When the Birds Go Silent
Manuel Martinez Alvarenga, Marlena Boswell, Isti Bhattacharya, Miguel Cruz-Díaz, Justin Hawkins, Brian Quinn, and Thomas Stephens | Nov 24, 2021The latest issue of the AHR features articles on environmental history, African history, and digital history, among other topics.
A Glimpse Behind the Curtain
Hayley R. Bowman | Jul 29, 2021Podcasts offer an innovative pedagogical tool, capable of collapsing space and time in a way that reading, writing, and even attending a lecture cannot.
What’s Next for Blogging as Public Engagement?
Bobby Cervantes | Jul 28, 2021Bobby Cervantes reflects on the flourishing history blogs that are connecting academic historians to public audiences.
Public History in the Wild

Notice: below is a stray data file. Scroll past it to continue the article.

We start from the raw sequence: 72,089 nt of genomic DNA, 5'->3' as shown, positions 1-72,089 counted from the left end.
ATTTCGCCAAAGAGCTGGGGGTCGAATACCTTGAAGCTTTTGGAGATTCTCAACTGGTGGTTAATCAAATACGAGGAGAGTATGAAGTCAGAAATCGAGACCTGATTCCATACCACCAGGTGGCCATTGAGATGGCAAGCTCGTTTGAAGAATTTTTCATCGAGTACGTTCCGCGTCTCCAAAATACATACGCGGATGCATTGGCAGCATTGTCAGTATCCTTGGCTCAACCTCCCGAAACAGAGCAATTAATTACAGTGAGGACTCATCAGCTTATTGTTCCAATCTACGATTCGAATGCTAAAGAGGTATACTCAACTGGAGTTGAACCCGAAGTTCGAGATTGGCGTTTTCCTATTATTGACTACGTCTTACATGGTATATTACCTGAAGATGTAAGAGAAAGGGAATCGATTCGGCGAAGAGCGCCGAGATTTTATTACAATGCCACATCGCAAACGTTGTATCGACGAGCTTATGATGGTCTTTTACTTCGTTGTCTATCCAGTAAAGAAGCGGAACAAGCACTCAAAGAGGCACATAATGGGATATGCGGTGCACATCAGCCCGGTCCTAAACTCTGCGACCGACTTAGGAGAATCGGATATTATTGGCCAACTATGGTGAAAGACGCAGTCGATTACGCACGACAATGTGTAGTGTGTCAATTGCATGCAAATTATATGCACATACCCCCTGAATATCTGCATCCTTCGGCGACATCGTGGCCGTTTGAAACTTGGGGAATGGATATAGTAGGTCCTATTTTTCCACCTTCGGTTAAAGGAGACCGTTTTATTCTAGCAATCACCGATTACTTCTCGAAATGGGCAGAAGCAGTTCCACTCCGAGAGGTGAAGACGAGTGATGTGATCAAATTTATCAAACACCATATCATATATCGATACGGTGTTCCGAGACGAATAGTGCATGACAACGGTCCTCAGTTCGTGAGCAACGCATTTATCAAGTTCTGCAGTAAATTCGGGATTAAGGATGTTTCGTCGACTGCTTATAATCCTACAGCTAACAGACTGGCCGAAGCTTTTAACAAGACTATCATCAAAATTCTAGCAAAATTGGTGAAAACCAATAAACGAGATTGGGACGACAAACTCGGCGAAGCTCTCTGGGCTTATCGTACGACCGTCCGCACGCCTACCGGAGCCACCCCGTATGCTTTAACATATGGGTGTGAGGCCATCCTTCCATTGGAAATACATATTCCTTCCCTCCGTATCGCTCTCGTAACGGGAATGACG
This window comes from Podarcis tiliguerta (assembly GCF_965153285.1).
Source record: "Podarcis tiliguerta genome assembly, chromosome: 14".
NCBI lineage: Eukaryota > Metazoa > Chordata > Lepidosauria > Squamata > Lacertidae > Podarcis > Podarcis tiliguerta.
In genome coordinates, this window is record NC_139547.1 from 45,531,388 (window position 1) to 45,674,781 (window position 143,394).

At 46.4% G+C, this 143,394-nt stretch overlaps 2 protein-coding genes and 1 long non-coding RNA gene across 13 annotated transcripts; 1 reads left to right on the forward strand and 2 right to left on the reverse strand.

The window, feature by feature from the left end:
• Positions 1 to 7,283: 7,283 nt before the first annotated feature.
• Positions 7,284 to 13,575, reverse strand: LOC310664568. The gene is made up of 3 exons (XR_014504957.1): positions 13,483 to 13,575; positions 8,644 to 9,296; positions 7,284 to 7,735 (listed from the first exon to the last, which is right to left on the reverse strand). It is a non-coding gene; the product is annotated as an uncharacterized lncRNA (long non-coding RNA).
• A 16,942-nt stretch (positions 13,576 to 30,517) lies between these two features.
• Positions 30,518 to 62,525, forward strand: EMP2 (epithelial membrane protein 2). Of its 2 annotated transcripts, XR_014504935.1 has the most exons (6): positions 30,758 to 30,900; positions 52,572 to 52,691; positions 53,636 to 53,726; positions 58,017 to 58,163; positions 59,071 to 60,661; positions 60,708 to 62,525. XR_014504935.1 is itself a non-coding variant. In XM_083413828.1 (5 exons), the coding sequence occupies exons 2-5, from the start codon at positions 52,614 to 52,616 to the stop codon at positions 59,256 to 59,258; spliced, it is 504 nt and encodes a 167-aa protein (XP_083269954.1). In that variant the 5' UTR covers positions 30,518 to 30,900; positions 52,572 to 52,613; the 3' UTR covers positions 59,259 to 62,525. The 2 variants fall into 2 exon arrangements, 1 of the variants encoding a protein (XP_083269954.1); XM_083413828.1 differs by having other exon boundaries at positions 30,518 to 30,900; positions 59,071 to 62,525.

Rebecca S. Wingo and Lindsey Passenger Wieck | Jul 26, 2021When two historians swapped a syllabus over multiple semesters, it improved both the assignments and student experience.
What Story Do You Want to Tell?
Hayley R. Bowman | Jul 8, 2021Shifting from "Who will care?" to "What's the story?" helped one graduate student center storytelling in her work.
Meet the 2021 Perspectives Daily Summer Columnists
Laura Ansley | Jun 7, 2021Introducing the three graduate students who will write about narrative and podcasts, the relationship between history and journalism, and the history of plant disease.
Reel or Unreal History
Julianne Johnson | May 19, 2021Newsreels, a uniquely 20th-century format, can be a powerful tool for instructors looking to engage students in critical analysis and build media literacy.
Keeping It Real
Abe Gibson | May 17, 2021How can historians combat "deepfakes," videos altered to show hyper-realistic people saying or doing things they never actually said or did?
History Podcasting Laid Bare
Laura Ansley | Apr 14, 2021How three historians worked with major outlets in the podcasting world to bring the salacious history of the Chippendales male...